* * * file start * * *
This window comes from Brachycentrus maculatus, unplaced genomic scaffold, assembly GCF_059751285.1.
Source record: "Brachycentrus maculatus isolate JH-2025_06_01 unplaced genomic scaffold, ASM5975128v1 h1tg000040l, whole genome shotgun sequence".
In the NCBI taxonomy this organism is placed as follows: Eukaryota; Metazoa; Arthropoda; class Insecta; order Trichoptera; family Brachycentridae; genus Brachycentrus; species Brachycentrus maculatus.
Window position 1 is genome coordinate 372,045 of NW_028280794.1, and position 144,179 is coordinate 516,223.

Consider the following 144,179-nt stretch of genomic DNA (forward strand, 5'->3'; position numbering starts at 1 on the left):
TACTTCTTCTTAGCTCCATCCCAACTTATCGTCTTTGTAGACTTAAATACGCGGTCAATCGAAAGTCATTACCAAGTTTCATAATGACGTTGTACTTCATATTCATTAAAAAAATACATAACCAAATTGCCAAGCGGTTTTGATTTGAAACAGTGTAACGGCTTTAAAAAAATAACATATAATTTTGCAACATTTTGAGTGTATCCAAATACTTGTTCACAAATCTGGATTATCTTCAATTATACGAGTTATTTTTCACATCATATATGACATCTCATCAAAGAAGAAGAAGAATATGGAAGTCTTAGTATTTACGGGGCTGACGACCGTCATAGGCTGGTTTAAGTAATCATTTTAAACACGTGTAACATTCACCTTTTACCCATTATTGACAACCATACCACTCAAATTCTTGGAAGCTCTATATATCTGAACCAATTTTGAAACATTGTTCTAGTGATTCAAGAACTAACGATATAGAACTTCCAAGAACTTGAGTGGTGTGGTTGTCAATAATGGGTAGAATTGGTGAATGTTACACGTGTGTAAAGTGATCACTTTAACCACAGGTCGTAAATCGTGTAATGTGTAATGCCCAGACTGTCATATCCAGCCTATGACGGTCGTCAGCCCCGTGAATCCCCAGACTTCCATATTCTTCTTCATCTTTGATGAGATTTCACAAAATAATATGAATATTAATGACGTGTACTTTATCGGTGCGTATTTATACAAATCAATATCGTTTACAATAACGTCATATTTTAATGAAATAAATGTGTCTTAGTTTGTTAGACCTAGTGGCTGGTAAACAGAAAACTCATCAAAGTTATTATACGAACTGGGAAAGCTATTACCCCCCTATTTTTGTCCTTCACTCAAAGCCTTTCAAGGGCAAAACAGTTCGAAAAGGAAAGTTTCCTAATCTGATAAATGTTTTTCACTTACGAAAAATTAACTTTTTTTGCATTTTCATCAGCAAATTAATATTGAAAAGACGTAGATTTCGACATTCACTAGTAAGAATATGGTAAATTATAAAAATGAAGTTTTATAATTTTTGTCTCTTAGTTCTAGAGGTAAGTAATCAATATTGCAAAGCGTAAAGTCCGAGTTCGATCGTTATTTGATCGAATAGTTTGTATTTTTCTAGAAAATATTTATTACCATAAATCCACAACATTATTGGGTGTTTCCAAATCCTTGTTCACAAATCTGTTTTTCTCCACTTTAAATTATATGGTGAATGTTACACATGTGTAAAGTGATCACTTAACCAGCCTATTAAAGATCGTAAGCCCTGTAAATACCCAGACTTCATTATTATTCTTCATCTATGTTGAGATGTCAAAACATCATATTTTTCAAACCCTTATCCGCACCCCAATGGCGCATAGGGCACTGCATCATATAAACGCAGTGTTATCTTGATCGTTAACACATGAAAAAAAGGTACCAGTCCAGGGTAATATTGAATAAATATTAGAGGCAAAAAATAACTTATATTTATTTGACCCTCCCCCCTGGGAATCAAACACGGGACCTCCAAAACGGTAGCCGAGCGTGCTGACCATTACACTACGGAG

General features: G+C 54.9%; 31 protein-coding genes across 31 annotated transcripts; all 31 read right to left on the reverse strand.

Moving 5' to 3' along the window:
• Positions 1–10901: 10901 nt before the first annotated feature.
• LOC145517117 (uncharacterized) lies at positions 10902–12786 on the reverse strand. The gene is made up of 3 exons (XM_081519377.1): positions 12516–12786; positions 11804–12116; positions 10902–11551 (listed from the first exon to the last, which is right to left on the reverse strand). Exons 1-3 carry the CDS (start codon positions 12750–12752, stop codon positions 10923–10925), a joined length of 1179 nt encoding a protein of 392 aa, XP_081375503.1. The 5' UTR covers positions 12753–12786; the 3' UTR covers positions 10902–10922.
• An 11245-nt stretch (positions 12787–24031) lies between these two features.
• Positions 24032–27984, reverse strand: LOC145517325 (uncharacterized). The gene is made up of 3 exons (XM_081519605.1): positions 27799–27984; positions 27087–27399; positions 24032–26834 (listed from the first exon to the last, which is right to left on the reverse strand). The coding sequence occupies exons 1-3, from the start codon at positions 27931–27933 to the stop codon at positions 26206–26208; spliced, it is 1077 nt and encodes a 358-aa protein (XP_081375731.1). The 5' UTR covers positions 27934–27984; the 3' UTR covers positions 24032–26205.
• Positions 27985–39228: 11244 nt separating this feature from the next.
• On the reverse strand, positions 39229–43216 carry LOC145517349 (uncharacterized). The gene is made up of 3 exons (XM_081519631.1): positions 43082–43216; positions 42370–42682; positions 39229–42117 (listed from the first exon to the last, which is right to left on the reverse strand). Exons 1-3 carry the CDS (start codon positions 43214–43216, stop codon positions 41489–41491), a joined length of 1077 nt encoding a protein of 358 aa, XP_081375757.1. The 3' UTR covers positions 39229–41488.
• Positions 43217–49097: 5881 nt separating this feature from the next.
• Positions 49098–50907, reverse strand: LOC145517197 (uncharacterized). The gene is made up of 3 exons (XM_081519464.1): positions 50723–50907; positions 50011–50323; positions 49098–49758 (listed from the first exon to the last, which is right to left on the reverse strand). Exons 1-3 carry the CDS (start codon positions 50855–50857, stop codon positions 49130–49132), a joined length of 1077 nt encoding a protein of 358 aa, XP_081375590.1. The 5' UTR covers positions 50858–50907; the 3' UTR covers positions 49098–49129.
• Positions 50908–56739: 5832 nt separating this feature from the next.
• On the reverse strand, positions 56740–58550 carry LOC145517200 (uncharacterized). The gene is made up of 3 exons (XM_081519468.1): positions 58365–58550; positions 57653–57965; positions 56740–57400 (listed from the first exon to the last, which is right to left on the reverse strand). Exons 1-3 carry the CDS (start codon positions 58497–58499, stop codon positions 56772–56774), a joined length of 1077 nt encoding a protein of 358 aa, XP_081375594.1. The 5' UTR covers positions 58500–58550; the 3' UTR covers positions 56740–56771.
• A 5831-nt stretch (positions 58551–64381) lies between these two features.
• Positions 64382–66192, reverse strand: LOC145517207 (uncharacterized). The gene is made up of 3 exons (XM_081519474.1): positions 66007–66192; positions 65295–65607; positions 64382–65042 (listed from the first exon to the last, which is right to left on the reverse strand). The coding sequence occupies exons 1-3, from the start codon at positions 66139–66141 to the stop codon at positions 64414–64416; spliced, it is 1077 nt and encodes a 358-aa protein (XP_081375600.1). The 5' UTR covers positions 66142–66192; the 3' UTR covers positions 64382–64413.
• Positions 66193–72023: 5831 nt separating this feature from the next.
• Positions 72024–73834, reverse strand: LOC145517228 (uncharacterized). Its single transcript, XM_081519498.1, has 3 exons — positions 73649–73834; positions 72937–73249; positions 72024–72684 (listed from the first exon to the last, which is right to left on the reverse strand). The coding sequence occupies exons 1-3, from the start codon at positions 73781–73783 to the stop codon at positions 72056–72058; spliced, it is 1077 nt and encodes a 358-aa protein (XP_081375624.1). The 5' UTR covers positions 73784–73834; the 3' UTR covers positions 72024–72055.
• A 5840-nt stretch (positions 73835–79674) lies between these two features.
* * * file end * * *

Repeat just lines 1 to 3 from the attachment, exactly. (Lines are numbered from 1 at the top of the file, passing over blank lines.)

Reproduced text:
This window comes from Brachycentrus maculatus, unplaced genomic scaffold, assembly GCF_059751285.1.
Source record: "Brachycentrus maculatus isolate JH-2025_06_01 unplaced genomic scaffold, ASM5975128v1 h1tg000040l, whole genome shotgun sequence".
In the NCBI taxonomy this organism is placed as follows: Eukaryota; Metazoa; Arthropoda; class Insecta; order Trichoptera; family Brachycentridae; genus Brachycentrus; species Brachycentrus maculatus.